Wednesday, September 8, 2010

one step closer to Prague

We are in the countdown, slowly disengaging from England so we can focus our energy on Czech Republic. It would have been so nice to just stay there instead of coming back here for such a short time. It's difficult to be in transition for so long. Plus, explain to a 2.75 year old child that "we are going to live here, but not right now, but soon, because first we will be here for a little bit, then go back to our old house and school and then the ujos will come and pack up our books and toys and clothes and take them here to Prague, and we will live in this house and go to the new school."

K refers to our Prague flat as the "small house" as opposed to the "big house" that is our house in England. She also knows that the place is called "Pwag", though as we walked to the market one day (15 minutes away) she said Prague was back behind us and what is THIS part called. I should teach her "Vršovice" and "Strašnice" I guess.

The first full day in Prague she gestured expansively to indicate the whole flat or city and said, "This my home."

She didn't want to leave the other day, which was surprising given all her toys and things are in England. Made me hopeful that she will take the move well, at least.

She is learning about very big girl things in Prague, like holding on in the metro and not running in front of trams. She is in charge of pushing the buttons in the lift, 0 for down and 7 for up. The first week I was still lifting her up to reach the 7, but the second week she could reach it herself. She is very concerned about having a stamped ticket for public transportation. When I was using the one-time tickets, I let her hold on to them with the instruction not to lose this because it's very important! And being very important, of course, is right up her alley. Now that I've got my long-term card I have to come up with "tickets" for K anyway. She doesn't care that you ride free up to 6 years old.

Also while in Prague she started talking a lot about her "passport" and being very concerned that if she didn't have it, they wouldn't let her on the plane. She even made a worried pretend phone call on the subject. Apo found her a novelty souvenir passport and pasted her baby picture (the same one in her real passport) in so she has a passport to play with. She was very relieved when she got it and immediately "scanned" it into the computer. Can you tell this child travels a lot?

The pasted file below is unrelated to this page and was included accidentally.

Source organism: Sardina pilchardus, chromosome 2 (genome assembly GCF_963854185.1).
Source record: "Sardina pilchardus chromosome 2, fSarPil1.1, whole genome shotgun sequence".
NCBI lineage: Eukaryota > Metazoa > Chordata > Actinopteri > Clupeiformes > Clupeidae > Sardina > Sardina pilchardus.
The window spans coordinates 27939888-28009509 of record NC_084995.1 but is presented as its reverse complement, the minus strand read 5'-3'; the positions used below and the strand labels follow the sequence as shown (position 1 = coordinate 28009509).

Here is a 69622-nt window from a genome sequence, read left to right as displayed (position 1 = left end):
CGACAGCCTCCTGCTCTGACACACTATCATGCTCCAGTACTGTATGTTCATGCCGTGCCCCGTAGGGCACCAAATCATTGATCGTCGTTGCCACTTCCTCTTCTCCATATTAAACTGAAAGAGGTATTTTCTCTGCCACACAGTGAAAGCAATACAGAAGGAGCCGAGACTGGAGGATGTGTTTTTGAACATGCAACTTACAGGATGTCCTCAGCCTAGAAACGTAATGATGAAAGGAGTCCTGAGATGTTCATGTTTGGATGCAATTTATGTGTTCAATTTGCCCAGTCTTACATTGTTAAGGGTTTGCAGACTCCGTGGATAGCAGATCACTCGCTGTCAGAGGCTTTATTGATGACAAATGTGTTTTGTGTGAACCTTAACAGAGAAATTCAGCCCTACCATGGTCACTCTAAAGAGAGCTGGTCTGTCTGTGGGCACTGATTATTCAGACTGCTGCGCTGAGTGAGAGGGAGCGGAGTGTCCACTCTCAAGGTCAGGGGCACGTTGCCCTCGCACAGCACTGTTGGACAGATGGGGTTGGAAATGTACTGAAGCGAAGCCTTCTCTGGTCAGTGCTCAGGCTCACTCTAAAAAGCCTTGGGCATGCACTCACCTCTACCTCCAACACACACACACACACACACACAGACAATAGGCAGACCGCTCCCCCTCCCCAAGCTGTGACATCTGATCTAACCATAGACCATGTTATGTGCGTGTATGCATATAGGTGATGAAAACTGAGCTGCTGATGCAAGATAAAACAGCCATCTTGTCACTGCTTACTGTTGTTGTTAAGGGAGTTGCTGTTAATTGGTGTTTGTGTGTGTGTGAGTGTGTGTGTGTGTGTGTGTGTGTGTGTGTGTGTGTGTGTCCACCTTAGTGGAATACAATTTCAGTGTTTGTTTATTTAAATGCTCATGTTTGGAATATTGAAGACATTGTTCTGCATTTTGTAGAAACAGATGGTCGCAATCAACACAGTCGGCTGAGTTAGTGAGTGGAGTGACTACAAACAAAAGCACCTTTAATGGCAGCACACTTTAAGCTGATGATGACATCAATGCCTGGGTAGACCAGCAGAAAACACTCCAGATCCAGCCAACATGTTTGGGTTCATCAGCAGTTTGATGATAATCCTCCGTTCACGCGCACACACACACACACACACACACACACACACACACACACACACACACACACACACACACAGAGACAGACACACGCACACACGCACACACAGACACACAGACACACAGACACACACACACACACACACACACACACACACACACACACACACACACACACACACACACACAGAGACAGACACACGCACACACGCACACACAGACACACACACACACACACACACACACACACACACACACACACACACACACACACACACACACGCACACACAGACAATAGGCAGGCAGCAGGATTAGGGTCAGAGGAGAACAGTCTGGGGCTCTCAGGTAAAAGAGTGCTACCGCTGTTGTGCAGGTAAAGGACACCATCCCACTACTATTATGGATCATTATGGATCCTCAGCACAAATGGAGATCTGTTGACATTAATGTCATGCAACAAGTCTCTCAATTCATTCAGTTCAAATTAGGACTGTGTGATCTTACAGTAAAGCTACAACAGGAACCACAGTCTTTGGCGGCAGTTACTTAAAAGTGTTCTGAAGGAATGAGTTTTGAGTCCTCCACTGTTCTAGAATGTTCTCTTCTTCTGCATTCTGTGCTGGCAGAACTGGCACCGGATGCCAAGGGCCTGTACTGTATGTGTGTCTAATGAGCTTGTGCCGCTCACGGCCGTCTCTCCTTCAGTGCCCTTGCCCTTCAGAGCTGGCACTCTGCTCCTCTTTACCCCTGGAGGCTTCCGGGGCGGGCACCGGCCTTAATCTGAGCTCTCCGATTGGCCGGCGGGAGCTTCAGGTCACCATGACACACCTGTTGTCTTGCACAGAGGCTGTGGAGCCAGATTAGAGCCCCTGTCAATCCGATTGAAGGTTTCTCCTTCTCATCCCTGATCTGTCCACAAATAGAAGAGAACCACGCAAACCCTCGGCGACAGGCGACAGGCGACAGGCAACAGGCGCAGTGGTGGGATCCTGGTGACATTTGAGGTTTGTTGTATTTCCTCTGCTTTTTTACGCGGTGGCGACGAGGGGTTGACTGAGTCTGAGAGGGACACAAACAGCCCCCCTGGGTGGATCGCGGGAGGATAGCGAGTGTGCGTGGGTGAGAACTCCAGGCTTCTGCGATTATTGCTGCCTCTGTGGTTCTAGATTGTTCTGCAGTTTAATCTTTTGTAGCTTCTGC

K still spoke English to people but she seemed more receptive than before to the idea that to communicate you need to speak the way people understand. On the way to the playground I reminded her that kids here say "ahoj", not "hi", and mentioned a few other Czech-English word pairs she knows. She nodded seriously and then took off running, "ahoj deti! ahoj!"

One difference about living all on the same level (no upstairs) is that we use the whole space more of the time. K seemed to enjoy having a full length mirror in the bathroom. Occasionally I would pass by and she was growling like a monster or making faces at herself into the mirror. I guess you're never too young for that kind of thing. Also, we had to have several heart to heart chats about how just because you CAN open the refrigerator to get yourself some cheese doesn't mean you're ALLOWED to do so. (Our fridge in UK is above the freezer and she can't reach it.) That child could eat a whole box of Veselá kráva in one sitting, if I let her. That can't possibly be good for you.

Now it's back to our routine for a little bit and then off to one-hundred-spired Prague yet again.

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